Re: Re: Crowd-sourced experience

The answer to that question is very interesting, and the key to DeviceScape's technology. The short version is that it uses a DNS request (which can pass through wi-fi before authentication), the longer version is here:

http://www.theregister.co.uk/2011/11/21/unlimited_mobile/

Bill.

P.S. Turns out Republic isn't using DeviceScape, but the technical details are still pertinent.

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Facepalm

connecting users to 11 million Wi-Fi hotspots without the user, or hotspot owner, ever knowing it happened.

Naturally, this represents no security issues whatsoever. No sirree. No problems here.

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Anonymous Coward

Yes, just let me get my virus-o-mat up and running on my laptop here in the corner of Starbucks. Free WiFi, everybody welcome, won't hurt a bit...

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terms and conditions

What about those landing pages that have "Terms and Conditions" that you have to agree to?

If you are bypassing and them have not read them what kind of legal issues if any might accumlate?

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Anonymous Coward

Re: terms and conditions

Because everyone reads the Terms & Conditions before ticking the box, of course...

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wi-fi providers their own worst enemy

The pub near me offers free wi-fi but it is a lot of trouble to use.

How would the average person understand why their tweetbook app is reporting "no connectivity" despite the wi-fi icon being lit?

Even if they can figure out that browser-based signup is required they still are faced with typing in several fields of registration data. Simple on a laptop but irritating on your phone keyboard. Then a password a random mixed case string which really is tricky on a phone especially when fighting against the spelling corrector.

The owners were quite proud when they put in the free wi-fi but I suspect they are disappointed at low customer take-up...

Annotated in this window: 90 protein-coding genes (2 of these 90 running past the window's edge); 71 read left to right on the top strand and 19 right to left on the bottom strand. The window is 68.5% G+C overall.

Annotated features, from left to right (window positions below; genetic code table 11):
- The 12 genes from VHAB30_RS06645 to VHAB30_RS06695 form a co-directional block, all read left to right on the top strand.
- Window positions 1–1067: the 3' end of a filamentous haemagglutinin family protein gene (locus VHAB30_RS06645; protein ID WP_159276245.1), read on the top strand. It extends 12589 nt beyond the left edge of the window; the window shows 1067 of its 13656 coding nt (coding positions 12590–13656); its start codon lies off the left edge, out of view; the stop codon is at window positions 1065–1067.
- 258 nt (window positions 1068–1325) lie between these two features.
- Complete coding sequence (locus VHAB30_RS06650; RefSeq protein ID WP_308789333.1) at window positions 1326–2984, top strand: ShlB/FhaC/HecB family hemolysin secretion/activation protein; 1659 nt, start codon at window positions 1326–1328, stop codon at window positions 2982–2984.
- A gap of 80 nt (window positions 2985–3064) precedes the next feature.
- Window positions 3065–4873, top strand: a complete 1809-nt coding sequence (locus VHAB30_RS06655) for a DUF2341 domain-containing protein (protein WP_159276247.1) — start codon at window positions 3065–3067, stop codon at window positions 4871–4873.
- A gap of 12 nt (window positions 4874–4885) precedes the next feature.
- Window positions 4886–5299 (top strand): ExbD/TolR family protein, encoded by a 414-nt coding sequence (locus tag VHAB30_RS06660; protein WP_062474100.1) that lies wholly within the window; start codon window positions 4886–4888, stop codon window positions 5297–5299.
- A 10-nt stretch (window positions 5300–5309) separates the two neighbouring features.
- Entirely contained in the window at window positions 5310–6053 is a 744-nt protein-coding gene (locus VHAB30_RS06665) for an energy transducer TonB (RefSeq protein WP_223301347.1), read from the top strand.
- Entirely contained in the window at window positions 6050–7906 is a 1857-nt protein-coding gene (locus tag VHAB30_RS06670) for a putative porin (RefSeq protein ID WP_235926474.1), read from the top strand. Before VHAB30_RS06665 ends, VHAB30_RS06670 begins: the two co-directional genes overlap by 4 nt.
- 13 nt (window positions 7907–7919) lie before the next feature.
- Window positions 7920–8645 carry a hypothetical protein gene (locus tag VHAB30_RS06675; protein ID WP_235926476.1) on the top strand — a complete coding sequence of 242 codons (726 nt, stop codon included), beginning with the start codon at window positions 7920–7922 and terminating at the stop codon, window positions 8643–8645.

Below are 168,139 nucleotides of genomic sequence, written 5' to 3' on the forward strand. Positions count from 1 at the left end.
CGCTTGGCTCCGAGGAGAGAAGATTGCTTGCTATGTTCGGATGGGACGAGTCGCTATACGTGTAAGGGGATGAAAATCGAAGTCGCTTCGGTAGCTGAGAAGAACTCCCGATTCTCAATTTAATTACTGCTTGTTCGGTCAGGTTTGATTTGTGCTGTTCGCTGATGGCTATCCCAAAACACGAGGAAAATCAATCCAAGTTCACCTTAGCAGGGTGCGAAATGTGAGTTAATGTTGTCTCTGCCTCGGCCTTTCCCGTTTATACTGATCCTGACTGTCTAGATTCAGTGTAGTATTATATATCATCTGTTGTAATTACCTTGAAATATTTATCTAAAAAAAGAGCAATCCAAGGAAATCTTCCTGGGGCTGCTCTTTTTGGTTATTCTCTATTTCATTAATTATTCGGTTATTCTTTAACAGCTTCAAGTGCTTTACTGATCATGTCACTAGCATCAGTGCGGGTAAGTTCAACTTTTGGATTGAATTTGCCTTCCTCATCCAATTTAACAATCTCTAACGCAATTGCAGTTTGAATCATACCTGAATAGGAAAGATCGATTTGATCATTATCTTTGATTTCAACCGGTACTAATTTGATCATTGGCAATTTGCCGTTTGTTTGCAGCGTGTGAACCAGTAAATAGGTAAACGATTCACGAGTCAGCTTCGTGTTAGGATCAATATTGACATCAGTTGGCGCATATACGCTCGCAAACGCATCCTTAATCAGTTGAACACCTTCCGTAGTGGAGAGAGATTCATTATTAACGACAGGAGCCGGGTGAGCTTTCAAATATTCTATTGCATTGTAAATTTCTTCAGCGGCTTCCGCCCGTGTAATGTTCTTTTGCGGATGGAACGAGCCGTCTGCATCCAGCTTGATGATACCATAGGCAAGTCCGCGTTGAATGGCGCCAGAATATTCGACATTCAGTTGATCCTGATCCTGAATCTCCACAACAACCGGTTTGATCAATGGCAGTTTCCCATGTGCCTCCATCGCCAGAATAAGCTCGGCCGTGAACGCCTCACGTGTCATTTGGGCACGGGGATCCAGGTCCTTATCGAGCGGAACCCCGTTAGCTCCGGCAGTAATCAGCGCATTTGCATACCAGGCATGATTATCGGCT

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Re: wi-fi providers their own worst enemy

Solution could be as simple as printing QR code on receipts, that point to local activation urls. Once code is scanned, page opens and wi-fi session activates itself. And for people with laptops - the usual method will suffice.

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FAIL

Re: wi-fi providers their own worst enemy

F--- that. Either they provide free & open wi-fi that works, or they need to stop advertising it as such. If I have to jump through a dozen different hoops to use it, then that's false advertising as far as I'm concerned.

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Re: wi-fi providers their own worst enemy

@Gene Cash

You seem to be overreacting a bit... If an establishment advertises free wifi for customers, it isn't unreasonable to have a step which establishes that users are indeed customers. This doesn't equate to "jumping through a dozen hoops", just one. There are no end of offers which require punters to fulfil various requirements to obtain something for free.

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There are idiots who need this stuff

Saw it in a Trevelodge last year. A woman bitching at reception that they couldn't get the internet on her ipad. She really didn't understand the difference between the internet and Facebook.